Patient: Mildly depressed acute fracture of the lateral tibial plateau ? What exactly does this mean ?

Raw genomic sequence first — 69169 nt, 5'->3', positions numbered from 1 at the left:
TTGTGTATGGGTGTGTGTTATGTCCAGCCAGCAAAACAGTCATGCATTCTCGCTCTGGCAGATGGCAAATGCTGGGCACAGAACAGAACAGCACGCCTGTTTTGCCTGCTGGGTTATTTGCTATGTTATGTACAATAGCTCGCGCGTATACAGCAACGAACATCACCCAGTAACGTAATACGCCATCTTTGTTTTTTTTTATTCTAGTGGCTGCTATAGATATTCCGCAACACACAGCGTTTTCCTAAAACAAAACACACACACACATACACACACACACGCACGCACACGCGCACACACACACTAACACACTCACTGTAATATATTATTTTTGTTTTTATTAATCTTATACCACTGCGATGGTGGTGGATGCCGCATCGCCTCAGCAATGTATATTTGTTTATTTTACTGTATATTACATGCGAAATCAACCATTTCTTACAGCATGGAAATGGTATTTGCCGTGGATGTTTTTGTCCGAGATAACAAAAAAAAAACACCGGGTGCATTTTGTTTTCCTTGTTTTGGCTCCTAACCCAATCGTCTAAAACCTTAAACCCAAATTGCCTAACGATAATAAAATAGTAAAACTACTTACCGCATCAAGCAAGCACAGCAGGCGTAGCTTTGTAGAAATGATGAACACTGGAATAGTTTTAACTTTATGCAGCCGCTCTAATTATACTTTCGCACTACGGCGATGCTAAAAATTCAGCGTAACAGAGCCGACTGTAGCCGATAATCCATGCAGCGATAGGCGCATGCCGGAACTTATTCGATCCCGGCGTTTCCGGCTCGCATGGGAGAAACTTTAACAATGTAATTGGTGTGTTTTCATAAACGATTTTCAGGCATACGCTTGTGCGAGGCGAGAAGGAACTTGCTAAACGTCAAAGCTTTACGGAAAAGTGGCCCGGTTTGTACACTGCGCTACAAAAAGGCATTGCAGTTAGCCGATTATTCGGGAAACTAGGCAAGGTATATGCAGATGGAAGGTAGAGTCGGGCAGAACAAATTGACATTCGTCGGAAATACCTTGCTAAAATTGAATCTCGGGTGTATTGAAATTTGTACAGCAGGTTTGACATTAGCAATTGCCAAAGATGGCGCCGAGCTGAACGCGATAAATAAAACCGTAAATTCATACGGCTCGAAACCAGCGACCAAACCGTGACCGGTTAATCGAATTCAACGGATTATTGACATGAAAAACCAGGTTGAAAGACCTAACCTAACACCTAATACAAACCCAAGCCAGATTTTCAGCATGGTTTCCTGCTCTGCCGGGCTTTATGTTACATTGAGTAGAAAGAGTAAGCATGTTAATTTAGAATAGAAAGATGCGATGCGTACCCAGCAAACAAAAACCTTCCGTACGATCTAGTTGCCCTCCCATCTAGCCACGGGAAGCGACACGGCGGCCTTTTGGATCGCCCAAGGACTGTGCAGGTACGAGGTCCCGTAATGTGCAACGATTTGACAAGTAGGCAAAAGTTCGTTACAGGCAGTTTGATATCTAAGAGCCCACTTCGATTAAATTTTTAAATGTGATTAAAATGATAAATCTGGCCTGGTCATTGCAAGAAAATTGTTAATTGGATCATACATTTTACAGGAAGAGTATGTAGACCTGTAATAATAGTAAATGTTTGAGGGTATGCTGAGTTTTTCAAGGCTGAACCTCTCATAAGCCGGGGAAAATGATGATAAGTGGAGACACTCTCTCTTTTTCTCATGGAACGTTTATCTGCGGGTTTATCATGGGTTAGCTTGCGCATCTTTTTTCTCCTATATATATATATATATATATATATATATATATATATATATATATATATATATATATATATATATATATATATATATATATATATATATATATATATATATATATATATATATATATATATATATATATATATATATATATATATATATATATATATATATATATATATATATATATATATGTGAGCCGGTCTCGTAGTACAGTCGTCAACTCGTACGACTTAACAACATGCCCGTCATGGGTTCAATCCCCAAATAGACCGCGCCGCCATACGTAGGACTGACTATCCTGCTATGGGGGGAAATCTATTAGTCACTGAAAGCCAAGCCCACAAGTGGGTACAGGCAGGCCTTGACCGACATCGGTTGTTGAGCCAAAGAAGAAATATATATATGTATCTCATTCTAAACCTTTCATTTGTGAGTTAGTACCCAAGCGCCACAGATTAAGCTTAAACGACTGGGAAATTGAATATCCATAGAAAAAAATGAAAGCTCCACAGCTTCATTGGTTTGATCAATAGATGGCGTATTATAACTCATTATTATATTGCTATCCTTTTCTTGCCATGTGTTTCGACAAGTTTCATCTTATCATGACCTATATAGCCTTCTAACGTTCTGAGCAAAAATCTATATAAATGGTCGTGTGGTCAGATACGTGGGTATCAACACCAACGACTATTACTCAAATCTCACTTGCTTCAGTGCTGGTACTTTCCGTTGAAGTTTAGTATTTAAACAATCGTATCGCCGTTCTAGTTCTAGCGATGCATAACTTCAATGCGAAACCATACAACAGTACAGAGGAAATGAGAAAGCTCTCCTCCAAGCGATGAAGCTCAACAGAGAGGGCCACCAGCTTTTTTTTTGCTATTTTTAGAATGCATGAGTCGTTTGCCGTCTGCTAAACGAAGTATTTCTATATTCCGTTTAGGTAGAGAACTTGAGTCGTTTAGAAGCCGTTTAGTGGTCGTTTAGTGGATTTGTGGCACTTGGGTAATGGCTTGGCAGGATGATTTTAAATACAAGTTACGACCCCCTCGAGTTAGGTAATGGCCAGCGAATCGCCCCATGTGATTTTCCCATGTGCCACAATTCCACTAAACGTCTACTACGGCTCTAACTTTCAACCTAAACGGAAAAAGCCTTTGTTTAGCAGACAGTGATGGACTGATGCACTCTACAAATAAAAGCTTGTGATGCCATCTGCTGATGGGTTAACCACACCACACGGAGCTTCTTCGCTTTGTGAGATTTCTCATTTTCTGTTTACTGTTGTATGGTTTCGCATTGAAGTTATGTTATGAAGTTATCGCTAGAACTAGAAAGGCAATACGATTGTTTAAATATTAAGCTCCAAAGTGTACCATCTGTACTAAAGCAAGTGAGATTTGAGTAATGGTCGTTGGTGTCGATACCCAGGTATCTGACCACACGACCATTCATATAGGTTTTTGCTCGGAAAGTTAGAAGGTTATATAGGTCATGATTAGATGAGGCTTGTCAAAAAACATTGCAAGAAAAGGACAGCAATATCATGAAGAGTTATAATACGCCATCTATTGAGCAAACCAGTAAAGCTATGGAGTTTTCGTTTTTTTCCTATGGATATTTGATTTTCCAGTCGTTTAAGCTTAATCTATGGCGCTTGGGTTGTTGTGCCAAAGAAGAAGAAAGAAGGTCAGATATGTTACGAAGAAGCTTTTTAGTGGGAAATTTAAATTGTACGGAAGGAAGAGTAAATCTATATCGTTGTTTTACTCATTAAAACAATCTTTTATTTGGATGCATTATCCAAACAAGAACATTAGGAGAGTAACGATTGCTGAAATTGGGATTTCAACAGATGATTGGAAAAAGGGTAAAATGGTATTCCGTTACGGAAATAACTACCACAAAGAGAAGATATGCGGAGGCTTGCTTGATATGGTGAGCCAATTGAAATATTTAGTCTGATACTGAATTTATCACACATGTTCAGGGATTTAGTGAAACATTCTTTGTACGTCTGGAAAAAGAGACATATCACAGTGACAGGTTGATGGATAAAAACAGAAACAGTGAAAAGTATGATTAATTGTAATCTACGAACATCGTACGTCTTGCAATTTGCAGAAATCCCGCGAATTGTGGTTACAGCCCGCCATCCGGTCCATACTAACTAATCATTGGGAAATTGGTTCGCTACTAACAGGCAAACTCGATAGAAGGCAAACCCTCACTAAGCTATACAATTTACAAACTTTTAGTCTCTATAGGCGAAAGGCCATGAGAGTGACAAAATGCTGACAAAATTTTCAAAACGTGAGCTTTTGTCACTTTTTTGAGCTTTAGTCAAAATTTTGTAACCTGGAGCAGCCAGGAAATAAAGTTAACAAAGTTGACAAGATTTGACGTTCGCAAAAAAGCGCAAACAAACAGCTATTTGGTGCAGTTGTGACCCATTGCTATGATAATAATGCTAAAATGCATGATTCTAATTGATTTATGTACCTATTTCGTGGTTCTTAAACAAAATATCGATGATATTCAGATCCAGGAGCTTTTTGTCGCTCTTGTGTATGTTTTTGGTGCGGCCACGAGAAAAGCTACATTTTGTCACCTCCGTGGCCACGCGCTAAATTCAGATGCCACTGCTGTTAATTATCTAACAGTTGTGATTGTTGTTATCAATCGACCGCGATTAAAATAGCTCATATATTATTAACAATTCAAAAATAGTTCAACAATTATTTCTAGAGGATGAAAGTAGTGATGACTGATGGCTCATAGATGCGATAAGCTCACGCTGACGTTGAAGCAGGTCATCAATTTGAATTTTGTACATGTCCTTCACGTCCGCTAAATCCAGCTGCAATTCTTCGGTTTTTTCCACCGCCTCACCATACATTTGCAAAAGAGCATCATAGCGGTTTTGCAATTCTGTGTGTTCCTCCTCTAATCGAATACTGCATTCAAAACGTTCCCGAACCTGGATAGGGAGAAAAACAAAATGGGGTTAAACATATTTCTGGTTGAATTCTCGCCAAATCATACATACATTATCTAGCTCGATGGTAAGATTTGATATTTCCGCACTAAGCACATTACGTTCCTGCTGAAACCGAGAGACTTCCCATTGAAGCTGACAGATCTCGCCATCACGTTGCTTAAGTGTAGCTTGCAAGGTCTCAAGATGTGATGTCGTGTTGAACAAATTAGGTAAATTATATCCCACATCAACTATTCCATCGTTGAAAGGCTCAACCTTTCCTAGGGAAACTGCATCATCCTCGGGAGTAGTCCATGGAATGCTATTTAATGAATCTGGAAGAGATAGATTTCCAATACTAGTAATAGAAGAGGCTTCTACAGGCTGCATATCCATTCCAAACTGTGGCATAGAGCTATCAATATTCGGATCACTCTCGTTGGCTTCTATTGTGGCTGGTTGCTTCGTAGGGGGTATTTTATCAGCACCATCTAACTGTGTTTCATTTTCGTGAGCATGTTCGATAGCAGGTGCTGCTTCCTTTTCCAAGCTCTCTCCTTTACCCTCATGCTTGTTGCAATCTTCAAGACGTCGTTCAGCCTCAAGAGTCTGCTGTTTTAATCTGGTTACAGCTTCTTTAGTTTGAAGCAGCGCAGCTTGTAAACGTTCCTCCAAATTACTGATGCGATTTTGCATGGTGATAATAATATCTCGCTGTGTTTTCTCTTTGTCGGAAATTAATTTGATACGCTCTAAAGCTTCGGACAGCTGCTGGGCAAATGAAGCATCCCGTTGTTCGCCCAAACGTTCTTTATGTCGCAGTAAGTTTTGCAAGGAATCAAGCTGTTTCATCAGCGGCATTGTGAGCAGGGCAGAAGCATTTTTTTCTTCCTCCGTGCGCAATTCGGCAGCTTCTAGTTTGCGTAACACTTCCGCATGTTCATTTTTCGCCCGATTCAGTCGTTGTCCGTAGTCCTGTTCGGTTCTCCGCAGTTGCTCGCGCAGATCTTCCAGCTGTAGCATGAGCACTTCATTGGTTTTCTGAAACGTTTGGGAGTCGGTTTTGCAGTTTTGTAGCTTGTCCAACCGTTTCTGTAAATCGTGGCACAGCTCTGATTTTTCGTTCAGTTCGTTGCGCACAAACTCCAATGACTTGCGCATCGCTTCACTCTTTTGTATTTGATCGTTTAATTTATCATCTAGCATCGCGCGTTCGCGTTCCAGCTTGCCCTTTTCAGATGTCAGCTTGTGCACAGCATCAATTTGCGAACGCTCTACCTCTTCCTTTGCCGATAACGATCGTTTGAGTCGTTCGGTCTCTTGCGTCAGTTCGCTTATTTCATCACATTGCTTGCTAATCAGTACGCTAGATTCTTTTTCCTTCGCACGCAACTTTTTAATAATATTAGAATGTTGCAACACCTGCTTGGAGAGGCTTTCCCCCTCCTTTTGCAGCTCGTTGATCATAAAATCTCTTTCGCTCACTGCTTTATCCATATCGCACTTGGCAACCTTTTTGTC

Doctor: The tibial plateau is one of the most critical load-bearing areas in the human body; fractures of the plateau affect kne e alignment, stability, and motion. Early detection and appropriate treatment of these fractures are critical in minimizing patient disability and reducing the risk of documented complications, particularly posttraumatic arthritis. All high-energy fractures need to be immediately checked for soft-tissue integrity and impending compartment syndrome. The overall management can be one of the following: Joint aspiration, rest, immobilization, compression, elevation, and other antiedema measures, traction can be used as a temporary or definitive management modality. Open fractures need to be addressed by surgical debridement of open traumatic wounds within 8 hours of injury. Closed fractures undergo external fixator placement based on patient stability and operating room availability. Not all fractures of the tibial plateau require surgery; some may be treated with cast and traction if they are non-displaced and stable. The follow-up with imaging studies is done every 2 weeks for 6 weeks; with activity restriction for 4-6 months. Open or arthroscopic-assisted techniques are considered for fractures with displacement.